Tuesday, March 29, 2011

When It's OK to Take Another's Word

DAY 21 OF 46

It can be one of the weakest defenses anybody can raise:

"You can't say anything negative until you experience it for yourself."

Variations of this popular argument range among the following:
  • "Well, did you read it?"
  • "Have you seen it for yourself?"
  • "If you haven't heard that song, you can't judge it."
Funny - nobody challenges somebody with these misnomers when the opinions being expressed are positive!

We Can Learn From What Others Live

Sometimes, of course, it doesn't really hurt to go ahead and read the book or see the movie for yourself.  But other times, aren't we better off taking somebody else's word for it?

For example, we don't have to go to Japan and wander around the Fukushima Daiichi plant to know that we'll likely contract radiation sickness.

We don't have to read every Playboy magazine that comes out to know that its content is sexually immoral and demeaning to women - and men.

We don't have to be shot to know bullet wounds can be painful.

Shucks, we don't even have to read the Bible in order to receive God's gift of salvation. It certainly becomes crucial to our spiritual walk as we seek to honor God with our lives, but how many Christians ever read through the whole Bible?

Reading Above the Lines

The other day, Al Mohler posted an essay refuting the controversial Rob Bell book, Love Wins, and was inevitably blasted by people wondering if Mohler had even read the book.

If you've never heard of Rob Bell, or his new book, or even Al Mohler, then don't worry: they're actually ancillary to the point I'm trying to make. Which is that people can still speak with integrity about something without sullying themselves by experiencing the material they oppose.

For example, when John Eldridge's book, Wild at Heart, came out, people didn't need to read the book to dispute his claim that God takes risks. Some tried to challenge my negative assessment of its theme by asking if I'd read the book, and I was baffled by that logic. Reading the book or not reading the book doesn't change the fact that Eldridge thinks God takes risks. Nor does it change the fact that God absolutely does not take any risks, because He's eternally sovereign and omniscient. Why should I pay good money to buy a book which espouses a viewpoint I don't believe?

I got my facts about the book from hearing and reading the reviews and impressions of friends and leaders in the evangelical community who actually did read Eldredge's book. When the evidence from one source was corroborated by another, and then another, should I have seen the need to refute their reactions to the book with my own personal experience?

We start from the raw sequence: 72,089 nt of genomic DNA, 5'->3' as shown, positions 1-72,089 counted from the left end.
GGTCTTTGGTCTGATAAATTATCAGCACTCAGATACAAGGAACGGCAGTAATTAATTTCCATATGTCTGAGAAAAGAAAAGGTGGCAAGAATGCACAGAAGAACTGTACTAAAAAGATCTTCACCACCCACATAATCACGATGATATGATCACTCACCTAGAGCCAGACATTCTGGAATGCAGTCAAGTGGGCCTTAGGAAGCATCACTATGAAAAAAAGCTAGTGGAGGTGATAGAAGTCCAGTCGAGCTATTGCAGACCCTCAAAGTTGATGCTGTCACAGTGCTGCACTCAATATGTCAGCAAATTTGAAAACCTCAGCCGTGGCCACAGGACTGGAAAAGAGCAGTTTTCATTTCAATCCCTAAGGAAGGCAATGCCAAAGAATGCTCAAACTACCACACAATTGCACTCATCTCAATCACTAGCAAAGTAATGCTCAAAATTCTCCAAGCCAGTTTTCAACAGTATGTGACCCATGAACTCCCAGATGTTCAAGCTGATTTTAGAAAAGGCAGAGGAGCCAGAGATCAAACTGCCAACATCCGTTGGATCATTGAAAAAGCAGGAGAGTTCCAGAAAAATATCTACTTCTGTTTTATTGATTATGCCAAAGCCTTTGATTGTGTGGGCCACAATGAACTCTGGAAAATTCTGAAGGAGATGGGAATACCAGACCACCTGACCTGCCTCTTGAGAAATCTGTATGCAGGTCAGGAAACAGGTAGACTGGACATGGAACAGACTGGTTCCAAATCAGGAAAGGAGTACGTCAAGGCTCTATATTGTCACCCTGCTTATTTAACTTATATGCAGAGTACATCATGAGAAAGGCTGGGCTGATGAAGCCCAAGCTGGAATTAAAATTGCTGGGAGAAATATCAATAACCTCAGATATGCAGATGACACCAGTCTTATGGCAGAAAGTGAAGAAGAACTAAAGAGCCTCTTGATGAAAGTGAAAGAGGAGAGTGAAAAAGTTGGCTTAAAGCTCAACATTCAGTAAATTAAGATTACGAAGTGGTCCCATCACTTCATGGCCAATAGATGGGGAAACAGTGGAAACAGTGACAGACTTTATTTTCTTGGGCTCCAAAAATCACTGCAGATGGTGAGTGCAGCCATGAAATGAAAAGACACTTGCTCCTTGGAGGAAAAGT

Now, in the Rob Bell case, Al Mohler actually wrote a book review, so it's rather silly of people to ask him if he ever read the book. But still - its a moot point. Mohler isn't the only evangelical who's troubled by the contents of Bell's book. Enough material has reached the public sphere for the rest of us - who have no interest in buying a book which defames Christ - to know what's inside.

Truth Isn't Always Learned in the First Person

Granted, if nobody on the planet ever bothered to read Wild at Heart of Love Wins, then no, we wouldn't know the unBiblical content of these books. If nobody on the planet knew what Playboy was, we wouldn't know its content was immoral. But one of the interesting facets of modern society is that as consumers, we have access to a lot of information about the stuff available for consumption. And we've been given a brain with logic functions in order to determine what is profitable from what is unprofitable.

Obviously, when it comes to personal taste, aesthetics, and other negligibles, your opinion probably won't be valid without personal experience with the subject. For example, if you say you would never eat at a certain restaurant because the food is bad, but you'd never eaten there yourself, then how much is your opinion worth? Why even bother making such a nonsensical statement?

If it seems like I'm splitting hairs, then consider the penchant many of us have to try things out for ourselves, even after we've been told they're not beneficial, wholesome, or true. Sometimes, the harm we might subject ourselves to is little more than a miserable-tasting meal or a boring movie. But do we really need to be cluttering our minds with a lot of the drivel being shilled in the marketplace of ideas these days?

Discernment and the ability to evaluate the viewpoints of trusted advisers has an important place in a world full of messages, advertisements, and persuasion. Doubting Thomas didn't exactly set a stellar example by refusing to believe the Lord had risen until he could put his hands in Christ's wounds.

Sometimes is good to take somebody else's word for it.


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